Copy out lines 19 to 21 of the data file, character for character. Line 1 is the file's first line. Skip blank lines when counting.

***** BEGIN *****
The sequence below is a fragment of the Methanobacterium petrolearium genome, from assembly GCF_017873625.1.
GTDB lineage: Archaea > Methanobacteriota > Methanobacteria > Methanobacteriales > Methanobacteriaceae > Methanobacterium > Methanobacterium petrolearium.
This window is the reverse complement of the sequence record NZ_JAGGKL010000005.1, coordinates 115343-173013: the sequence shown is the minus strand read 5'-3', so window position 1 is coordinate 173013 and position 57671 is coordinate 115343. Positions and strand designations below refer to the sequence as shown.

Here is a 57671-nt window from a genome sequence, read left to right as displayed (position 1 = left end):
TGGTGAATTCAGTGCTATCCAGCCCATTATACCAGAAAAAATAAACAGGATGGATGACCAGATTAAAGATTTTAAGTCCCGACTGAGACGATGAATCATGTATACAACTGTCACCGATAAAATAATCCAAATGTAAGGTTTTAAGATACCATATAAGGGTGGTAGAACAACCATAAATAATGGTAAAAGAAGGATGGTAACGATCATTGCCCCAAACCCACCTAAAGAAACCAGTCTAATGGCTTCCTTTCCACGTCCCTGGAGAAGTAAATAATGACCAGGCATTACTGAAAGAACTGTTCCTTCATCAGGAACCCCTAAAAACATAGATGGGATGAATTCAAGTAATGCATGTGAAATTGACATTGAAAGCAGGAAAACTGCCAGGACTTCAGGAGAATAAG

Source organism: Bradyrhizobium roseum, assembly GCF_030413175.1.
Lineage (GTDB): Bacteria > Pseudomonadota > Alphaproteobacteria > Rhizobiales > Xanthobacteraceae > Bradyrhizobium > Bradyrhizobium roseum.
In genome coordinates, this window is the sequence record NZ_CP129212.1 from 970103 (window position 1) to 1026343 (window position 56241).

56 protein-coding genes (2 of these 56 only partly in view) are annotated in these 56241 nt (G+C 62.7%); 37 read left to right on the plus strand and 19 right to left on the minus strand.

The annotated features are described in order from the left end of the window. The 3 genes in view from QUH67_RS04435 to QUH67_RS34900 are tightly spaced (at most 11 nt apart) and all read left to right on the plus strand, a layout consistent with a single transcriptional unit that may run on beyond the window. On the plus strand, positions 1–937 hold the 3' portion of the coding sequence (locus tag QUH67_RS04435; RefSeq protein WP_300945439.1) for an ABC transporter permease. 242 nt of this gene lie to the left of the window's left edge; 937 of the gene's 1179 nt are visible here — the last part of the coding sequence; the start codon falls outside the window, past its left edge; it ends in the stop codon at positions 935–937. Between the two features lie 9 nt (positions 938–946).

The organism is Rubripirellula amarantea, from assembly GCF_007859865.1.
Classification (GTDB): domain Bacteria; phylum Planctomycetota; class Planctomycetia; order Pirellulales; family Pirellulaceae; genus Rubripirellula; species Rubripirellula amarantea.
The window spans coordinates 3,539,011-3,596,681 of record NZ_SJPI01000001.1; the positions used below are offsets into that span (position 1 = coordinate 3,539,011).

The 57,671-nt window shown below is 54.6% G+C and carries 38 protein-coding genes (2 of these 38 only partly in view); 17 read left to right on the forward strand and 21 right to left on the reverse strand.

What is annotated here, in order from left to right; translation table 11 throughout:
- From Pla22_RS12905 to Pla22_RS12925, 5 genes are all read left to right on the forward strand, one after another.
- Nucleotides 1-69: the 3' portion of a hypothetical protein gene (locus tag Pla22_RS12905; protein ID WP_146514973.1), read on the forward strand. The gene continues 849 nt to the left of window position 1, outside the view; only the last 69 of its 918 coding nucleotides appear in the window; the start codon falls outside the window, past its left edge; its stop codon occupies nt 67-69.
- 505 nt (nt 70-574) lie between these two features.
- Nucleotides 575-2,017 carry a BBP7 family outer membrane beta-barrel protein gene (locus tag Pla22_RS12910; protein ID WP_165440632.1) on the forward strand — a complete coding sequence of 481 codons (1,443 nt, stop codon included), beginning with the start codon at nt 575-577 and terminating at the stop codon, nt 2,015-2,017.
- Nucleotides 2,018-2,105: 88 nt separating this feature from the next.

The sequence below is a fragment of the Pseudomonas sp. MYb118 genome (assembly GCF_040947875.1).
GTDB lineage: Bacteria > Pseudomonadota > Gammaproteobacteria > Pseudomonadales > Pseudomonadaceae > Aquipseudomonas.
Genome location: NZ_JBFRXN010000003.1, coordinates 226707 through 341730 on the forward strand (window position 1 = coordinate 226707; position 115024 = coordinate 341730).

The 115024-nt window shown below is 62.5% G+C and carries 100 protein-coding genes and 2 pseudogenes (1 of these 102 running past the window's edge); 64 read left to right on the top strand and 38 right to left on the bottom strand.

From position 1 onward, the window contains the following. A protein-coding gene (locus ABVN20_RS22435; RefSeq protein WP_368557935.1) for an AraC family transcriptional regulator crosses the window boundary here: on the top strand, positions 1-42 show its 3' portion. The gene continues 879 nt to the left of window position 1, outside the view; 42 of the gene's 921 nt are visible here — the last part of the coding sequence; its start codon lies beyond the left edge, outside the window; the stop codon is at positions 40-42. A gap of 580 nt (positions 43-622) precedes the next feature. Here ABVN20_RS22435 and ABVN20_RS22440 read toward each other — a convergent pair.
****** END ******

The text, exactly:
- Nucleotides 575-2,017 carry a BBP7 family outer membrane beta-barrel protein gene (locus tag Pla22_RS12910; protein ID WP_165440632.1) on the forward strand — a complete coding sequence of 481 codons (1,443 nt, stop codon included), beginning with the start codon at nt 575-577 and terminating at the stop codon, nt 2,015-2,017.
- Nucleotides 2,018-2,105: 88 nt separating this feature from the next.

The sequence below is a fragment of the Pseudomonas sp. MYb118 genome (assembly GCF_040947875.1).